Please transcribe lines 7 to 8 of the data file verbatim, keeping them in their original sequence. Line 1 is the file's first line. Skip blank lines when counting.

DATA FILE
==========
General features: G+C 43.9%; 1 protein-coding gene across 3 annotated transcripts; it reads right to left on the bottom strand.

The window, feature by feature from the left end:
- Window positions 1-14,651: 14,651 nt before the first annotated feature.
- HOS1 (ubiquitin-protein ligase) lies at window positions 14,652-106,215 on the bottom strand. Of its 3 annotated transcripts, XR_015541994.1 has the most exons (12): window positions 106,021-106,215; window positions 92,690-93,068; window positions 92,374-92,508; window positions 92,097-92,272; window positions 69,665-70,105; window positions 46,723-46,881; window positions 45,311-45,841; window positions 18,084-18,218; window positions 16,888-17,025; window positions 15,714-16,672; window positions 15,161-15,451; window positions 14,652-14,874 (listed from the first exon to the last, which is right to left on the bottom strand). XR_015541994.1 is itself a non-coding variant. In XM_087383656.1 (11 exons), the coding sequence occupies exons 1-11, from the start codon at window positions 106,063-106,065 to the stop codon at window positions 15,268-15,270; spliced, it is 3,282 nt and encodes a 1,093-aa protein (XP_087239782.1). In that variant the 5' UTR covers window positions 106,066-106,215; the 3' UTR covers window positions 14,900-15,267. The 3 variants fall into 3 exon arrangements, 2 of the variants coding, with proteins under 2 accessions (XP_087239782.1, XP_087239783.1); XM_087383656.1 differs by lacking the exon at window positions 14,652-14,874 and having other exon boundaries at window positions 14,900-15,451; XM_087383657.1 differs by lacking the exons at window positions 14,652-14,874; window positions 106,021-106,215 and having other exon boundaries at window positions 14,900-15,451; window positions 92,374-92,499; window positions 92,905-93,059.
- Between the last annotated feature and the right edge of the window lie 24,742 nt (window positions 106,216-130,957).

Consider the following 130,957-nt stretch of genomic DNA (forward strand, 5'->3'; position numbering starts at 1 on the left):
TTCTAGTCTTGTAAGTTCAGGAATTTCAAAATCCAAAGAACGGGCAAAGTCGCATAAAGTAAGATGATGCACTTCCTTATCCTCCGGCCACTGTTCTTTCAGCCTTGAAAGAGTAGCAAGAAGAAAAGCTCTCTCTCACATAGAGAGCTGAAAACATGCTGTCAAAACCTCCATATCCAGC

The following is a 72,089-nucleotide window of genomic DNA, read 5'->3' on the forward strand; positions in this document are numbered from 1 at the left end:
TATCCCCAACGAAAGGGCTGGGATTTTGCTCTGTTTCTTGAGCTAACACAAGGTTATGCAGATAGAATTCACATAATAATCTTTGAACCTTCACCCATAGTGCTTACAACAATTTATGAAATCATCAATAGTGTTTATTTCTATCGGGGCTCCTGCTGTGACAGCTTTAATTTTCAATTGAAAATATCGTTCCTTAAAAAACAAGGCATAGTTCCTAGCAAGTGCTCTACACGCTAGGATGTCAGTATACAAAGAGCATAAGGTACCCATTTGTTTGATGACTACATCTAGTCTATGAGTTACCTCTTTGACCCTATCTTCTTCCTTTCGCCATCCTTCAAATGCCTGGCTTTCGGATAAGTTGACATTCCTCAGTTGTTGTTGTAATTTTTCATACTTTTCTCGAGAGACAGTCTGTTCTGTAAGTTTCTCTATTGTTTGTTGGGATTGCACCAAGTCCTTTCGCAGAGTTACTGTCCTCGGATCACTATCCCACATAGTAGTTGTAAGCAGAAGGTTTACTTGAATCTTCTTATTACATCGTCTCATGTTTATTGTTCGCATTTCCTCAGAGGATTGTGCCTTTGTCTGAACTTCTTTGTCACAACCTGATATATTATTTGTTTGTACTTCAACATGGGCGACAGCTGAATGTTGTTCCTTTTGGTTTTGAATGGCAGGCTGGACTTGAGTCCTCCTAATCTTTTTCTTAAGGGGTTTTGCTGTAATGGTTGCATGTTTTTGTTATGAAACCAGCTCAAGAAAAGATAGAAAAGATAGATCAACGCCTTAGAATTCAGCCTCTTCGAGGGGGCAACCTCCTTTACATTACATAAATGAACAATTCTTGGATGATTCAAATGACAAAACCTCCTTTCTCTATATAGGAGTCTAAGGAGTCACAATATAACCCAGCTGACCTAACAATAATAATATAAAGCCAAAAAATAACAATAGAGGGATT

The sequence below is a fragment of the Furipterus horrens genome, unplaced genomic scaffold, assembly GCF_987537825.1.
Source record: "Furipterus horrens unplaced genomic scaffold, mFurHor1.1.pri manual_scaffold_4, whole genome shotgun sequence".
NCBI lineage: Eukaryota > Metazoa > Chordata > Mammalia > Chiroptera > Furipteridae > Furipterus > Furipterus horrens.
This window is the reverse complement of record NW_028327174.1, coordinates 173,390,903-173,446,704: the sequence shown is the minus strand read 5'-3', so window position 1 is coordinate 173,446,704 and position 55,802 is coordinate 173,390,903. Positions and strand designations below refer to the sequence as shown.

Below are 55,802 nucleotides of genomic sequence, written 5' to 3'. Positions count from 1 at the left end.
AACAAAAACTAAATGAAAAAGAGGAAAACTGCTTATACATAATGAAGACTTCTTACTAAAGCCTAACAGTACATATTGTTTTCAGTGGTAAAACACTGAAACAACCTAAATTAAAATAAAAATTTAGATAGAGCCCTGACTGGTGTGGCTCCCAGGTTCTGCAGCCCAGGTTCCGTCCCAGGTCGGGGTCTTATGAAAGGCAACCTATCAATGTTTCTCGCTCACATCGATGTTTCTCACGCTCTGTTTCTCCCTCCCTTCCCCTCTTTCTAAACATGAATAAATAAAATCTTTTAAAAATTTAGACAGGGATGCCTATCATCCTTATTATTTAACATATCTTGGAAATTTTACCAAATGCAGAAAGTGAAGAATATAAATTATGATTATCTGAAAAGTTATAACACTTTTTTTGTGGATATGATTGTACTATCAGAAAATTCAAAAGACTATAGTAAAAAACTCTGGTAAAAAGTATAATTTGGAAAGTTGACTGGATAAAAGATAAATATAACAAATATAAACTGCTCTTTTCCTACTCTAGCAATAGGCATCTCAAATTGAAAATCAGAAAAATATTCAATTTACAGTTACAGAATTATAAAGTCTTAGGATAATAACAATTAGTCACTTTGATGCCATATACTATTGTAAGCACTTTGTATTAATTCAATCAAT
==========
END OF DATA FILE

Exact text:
TTCTAGTCTTGTAAGTTCAGGAATTTCAAAATCCAAAGAACGGGCAAAGTCGCATAAAGTAAGATGATGCACTTCCTTATCCTCCGGCCACTGTTCTTTCAGCCTTGAAAGAGTAGCAAGAAGAAAAGCTCTCTCTCACATAGAGAGCTGAAAACATGCTGTCAAAACCTCCATATCCAGC

The following is a 72,089-nucleotide window of genomic DNA, read 5'->3' on the forward strand; positions in this document are numbered from 1 at the left end: